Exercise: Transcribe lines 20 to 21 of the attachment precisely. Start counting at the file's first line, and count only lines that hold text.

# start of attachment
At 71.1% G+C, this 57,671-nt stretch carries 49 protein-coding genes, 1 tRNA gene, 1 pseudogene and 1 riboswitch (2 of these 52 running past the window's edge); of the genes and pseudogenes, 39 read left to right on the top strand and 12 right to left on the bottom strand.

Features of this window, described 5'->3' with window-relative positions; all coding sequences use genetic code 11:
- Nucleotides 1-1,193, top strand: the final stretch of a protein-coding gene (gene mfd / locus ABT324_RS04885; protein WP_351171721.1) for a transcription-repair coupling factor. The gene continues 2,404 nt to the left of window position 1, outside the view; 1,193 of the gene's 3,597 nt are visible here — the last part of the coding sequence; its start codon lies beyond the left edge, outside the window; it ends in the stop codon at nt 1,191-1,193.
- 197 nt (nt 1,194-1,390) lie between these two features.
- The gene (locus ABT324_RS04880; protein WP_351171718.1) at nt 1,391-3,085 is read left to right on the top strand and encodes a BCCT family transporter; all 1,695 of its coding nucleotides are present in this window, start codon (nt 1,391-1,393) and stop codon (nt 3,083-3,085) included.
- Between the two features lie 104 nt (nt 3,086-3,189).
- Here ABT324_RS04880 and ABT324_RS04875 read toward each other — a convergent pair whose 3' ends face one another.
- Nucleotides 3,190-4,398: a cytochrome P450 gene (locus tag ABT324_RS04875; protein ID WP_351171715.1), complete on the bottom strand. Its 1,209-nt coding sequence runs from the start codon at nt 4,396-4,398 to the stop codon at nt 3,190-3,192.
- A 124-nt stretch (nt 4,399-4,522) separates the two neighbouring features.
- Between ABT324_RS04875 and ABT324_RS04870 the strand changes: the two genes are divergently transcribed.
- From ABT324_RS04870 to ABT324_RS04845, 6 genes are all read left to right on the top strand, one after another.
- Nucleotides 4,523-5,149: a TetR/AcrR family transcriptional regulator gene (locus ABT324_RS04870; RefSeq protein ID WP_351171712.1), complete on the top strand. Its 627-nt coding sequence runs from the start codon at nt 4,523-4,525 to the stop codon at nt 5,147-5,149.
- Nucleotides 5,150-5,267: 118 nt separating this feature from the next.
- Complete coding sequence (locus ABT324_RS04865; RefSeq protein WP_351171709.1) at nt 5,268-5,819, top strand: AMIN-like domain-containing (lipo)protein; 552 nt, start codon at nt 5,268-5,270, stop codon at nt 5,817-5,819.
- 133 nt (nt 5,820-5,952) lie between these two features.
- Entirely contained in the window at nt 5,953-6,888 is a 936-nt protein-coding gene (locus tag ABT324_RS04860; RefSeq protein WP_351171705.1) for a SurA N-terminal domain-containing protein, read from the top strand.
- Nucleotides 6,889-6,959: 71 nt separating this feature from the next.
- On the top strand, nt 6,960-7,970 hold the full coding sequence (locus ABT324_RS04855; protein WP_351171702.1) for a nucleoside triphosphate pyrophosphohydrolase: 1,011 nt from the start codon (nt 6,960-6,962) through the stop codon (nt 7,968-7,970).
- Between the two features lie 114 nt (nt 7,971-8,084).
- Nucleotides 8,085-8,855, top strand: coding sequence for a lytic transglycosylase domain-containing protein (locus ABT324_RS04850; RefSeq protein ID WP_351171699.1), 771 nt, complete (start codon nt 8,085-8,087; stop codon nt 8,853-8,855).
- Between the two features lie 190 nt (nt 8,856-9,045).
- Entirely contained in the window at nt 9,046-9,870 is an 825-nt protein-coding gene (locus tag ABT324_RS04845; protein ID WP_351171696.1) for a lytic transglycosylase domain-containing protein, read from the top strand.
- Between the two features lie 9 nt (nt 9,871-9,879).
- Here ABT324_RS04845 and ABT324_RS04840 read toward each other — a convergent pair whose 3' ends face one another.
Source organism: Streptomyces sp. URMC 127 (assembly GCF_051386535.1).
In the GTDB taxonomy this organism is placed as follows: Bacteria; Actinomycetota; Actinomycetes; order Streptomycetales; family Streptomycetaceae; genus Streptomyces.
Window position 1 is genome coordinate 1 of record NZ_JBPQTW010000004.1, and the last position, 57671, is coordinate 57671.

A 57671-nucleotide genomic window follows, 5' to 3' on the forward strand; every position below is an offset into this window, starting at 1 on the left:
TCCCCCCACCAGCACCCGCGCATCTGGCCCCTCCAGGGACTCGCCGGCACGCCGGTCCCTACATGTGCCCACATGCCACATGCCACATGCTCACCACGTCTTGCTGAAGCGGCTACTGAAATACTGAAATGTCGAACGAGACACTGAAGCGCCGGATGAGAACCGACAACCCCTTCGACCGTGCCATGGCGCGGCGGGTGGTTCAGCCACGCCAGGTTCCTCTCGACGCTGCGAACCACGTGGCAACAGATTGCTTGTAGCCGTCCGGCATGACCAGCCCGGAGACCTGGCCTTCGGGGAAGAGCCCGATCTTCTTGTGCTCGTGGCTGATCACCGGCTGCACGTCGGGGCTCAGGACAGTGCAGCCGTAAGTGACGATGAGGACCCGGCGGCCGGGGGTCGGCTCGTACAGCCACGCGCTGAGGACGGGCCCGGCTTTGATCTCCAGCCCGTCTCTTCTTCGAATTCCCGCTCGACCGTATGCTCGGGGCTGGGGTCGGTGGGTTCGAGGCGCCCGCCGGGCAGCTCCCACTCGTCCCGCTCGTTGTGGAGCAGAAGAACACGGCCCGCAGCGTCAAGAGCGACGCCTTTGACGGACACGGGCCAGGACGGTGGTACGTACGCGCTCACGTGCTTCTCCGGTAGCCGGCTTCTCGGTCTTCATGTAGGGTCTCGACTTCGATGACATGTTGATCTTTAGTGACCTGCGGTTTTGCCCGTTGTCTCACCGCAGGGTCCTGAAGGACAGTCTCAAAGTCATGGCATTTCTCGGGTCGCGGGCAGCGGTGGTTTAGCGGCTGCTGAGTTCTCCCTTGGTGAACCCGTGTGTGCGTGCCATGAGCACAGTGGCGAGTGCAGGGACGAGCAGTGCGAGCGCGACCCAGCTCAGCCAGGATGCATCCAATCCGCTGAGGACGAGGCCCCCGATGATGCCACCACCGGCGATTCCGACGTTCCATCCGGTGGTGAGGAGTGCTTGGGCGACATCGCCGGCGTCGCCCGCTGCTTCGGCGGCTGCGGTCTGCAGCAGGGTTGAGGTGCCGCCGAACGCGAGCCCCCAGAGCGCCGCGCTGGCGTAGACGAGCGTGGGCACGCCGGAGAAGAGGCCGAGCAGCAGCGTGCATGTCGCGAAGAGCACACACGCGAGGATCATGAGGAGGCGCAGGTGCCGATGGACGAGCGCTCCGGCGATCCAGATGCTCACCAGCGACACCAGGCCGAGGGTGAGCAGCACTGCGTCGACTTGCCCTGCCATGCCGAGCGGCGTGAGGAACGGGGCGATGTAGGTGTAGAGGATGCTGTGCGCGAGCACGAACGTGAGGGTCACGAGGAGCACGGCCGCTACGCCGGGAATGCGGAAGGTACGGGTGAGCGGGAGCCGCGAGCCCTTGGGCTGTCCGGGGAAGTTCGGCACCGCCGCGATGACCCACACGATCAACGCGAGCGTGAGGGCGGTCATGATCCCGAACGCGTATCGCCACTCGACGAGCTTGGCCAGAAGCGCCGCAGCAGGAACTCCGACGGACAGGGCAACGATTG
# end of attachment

- Nucleotides 8,085-8,855, top strand: coding sequence for a lytic transglycosylase domain-containing protein (locus ABT324_RS04850; RefSeq protein ID WP_351171699.1), 771 nt, complete (start codon nt 8,085-8,087; stop codon nt 8,853-8,855).
- Between the two features lie 190 nt (nt 8,856-9,045).